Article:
My transition toward nursing began when I had my son, Conrad. He was born in August 1996, and I was teaching writing at Tufts during his first year. Having a baby, changing diapers, planning paper-grading around nap time and often feeling so tired I wanted to cry felt like a head-on collision with nonacademic reality, but a happier, more nourishing version of real life, and of family, than I knew growing up.
From Conrad I learned principles that I now understand as integral to being a good nurse: that a hug and a smile can alleviate sadness, that being emotionally generous is never wrong and that I’m more physically resilient than I knew. When I became pregnant again 2Â½ years later with twins, Miranda and Sophia, I had to apply those principles aggressively just to get through my days.
Born four weeks early, the twins were healthy but tiny, and Conrad, used to being the only kid in the house, would say, “I want the sisters to go back in mommy’s belly.” The first years of the twins’ babyhood, while Conrad was a toddler, live in my memory as a blur of laundry, breastfeeding, diapers and deep exhaustion. My husband, Arthur Kosowsky, who’s a professor of physics, had been my graduate school boyfriend at the University of Chicago, and wanted to be an involved father, but was also working to get tenure at Rutgers University.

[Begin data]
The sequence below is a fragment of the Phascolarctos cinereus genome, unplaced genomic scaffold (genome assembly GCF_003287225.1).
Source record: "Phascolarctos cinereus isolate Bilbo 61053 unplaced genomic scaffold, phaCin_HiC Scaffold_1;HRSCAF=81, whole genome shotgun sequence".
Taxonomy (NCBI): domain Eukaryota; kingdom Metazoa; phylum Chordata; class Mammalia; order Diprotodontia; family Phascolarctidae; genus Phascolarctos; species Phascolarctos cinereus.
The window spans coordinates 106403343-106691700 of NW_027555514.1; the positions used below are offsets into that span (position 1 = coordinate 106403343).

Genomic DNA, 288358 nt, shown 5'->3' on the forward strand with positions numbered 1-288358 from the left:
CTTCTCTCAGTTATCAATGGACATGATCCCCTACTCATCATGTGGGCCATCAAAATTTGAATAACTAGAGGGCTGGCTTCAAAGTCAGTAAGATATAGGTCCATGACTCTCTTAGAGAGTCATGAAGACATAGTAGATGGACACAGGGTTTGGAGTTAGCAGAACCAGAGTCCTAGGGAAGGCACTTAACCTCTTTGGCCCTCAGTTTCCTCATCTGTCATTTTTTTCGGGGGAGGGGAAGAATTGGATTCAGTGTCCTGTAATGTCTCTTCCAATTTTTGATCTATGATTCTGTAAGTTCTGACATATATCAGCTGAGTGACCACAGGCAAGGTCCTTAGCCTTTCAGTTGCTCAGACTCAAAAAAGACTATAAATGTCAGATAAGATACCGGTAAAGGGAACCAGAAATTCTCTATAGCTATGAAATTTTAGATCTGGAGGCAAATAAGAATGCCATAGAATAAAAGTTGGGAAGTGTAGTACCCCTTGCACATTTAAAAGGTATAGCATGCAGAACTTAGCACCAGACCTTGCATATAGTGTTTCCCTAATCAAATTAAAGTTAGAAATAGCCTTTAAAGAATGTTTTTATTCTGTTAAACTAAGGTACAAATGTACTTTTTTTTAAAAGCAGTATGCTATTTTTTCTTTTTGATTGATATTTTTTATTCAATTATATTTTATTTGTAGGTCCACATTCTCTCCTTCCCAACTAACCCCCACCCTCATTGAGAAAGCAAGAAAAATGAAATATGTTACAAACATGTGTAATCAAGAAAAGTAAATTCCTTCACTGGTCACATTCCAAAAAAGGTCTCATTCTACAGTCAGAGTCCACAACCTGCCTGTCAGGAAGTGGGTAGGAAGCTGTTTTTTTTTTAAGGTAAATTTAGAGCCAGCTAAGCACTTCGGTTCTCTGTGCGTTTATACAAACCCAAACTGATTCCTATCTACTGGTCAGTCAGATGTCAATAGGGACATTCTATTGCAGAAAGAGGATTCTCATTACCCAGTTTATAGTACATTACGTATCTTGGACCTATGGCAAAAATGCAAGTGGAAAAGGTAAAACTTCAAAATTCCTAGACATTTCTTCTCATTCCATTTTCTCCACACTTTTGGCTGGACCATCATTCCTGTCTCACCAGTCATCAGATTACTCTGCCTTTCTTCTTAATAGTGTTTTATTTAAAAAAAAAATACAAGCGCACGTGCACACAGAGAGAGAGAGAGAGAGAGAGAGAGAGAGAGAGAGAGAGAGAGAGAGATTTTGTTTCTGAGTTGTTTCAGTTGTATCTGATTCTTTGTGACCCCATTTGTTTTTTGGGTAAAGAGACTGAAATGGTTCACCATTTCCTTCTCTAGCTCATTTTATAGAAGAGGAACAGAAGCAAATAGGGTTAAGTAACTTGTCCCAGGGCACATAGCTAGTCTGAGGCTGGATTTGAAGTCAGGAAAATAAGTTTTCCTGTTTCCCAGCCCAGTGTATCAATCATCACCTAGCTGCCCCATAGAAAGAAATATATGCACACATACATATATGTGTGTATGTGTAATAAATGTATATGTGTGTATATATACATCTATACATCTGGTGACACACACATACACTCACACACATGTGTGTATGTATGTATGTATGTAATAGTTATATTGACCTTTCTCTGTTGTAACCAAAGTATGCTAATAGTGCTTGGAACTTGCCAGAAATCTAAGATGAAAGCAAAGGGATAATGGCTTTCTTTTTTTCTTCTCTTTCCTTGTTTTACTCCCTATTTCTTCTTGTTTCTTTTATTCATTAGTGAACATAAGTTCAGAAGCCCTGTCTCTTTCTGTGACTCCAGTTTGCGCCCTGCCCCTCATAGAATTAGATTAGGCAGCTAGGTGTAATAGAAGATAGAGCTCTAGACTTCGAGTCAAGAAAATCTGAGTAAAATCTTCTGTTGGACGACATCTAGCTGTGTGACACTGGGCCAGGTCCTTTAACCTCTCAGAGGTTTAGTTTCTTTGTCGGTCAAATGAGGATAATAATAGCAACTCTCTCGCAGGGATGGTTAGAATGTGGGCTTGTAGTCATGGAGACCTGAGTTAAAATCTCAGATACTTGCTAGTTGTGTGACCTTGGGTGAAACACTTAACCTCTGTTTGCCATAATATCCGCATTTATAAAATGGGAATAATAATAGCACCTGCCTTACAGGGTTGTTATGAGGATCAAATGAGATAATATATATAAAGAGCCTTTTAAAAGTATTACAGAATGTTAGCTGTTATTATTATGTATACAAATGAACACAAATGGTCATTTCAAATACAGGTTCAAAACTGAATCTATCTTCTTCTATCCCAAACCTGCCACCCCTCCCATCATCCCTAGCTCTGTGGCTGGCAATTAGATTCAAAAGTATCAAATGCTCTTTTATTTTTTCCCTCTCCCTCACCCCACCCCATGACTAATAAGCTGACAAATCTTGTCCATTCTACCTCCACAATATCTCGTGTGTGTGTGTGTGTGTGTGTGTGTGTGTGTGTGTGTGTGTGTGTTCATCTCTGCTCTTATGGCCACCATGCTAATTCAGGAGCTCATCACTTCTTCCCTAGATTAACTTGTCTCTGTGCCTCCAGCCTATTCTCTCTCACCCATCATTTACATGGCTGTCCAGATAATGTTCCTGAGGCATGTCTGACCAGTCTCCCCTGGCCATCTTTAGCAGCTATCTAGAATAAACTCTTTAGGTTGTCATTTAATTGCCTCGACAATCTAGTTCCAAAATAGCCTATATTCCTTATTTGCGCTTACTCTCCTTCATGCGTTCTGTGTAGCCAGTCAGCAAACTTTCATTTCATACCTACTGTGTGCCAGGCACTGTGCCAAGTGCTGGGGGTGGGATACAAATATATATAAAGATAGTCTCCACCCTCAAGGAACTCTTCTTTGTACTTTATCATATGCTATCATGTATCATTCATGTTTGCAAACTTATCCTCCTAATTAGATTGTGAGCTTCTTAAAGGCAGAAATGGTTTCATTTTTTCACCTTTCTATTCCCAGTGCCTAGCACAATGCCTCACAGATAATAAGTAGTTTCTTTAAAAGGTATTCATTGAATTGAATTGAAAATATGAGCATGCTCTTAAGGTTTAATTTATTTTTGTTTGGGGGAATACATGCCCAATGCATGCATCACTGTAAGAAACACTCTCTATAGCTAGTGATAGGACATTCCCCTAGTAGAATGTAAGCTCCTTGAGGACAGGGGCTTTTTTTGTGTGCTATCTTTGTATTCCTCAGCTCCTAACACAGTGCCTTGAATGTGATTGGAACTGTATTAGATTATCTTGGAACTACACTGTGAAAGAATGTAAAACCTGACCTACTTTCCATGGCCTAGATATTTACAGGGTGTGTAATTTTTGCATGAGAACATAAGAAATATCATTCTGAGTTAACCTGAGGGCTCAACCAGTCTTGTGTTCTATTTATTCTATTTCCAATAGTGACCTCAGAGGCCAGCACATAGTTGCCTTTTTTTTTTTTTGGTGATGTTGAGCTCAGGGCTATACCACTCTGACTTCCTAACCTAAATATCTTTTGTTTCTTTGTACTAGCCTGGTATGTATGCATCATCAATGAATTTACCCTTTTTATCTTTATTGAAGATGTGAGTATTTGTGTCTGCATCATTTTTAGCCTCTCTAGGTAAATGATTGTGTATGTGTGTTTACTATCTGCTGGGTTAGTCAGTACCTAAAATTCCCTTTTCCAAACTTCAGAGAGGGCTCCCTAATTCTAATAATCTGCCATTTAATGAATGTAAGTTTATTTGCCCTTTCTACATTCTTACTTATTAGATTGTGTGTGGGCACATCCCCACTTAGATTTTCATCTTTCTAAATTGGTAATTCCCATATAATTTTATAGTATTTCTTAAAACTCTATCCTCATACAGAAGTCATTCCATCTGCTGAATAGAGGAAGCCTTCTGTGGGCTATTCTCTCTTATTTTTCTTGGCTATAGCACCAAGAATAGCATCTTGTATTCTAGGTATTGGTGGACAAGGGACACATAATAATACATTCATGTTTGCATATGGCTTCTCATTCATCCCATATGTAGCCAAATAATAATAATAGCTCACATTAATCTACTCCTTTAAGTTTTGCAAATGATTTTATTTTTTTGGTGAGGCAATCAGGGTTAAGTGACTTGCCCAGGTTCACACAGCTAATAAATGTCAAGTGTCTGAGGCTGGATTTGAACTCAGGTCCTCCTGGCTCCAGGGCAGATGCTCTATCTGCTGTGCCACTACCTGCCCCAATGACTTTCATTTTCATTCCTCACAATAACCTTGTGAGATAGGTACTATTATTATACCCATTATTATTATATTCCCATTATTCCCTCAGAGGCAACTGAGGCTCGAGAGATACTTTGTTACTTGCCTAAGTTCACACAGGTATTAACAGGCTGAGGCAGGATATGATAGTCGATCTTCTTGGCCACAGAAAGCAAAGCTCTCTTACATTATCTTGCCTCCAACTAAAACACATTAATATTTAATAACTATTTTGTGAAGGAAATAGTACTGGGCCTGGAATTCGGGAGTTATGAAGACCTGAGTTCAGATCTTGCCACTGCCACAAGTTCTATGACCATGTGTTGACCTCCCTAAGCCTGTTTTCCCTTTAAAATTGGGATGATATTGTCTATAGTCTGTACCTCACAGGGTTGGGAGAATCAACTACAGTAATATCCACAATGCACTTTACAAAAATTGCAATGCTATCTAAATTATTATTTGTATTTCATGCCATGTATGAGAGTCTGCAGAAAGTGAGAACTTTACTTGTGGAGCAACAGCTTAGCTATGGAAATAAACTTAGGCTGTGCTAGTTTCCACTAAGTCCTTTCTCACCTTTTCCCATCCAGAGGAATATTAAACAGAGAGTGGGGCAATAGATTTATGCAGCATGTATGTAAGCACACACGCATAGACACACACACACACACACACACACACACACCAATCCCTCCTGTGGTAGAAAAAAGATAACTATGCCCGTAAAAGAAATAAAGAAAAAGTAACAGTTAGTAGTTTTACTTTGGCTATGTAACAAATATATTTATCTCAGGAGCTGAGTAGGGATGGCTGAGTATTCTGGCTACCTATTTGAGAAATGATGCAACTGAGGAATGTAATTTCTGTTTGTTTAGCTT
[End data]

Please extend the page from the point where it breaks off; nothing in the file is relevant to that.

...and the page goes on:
They were the hardest years of my life, yet I also felt the most useful, the most satisfied, the most wonderfully human I ever have. From that paradox I learned the most important lesson: Real life may be challenging, may tax you beyond belief, but it isn’t by nature scary. Once I understood that, I was ready to embrace a different career—nursing.
In truth, the “Why would a professor become a nurse?” question needs to be turned on its head. The true puzzle is not why I quit being a professor and turned to nursing, but why I became a professor at all when nursing now feels like the job I was meant to do.
Some nurses may see this as sentimental claptrap, another annoying elaboration of the “nurse as angel/mother” stereotype. What about missing lunch; not sitting down all day; never getting enough institutional respect; having more and more responsibilities dumped on us every time we turn around; and coping with trauma, death, crazy families and difficult bosses who never seem to understand what we’re up against every day on the floor? Where’s the joy in that?
I share those frustrations and acknowledge they can be difficult to live with. Yet I return, shift after shift, because even with all the hurdles, I always find joy in making a difference in people’s lives in a very real, down-to-earth way. In the same way a baby’s smile can make sleepless nights and dirty diapers worth it, so the chance to help someone who really needs help, even if they don’t know it or may not ever be able to acknowledge it, is deeply gratifying.
“This is a dirty job,” another nurse recently told me. In addition to poop and pee and vomit and blood, patients can be downright ornery or hopelessly confused, and the system itself often seems designed to drive nurses crazy. All of that is far removed from the protected life of books and ideas I wanted to achieve as a professor, but that realness is what I like most about nursing. As a nurse, my work is about as unprotected as possible, and I find it rich beyond belief.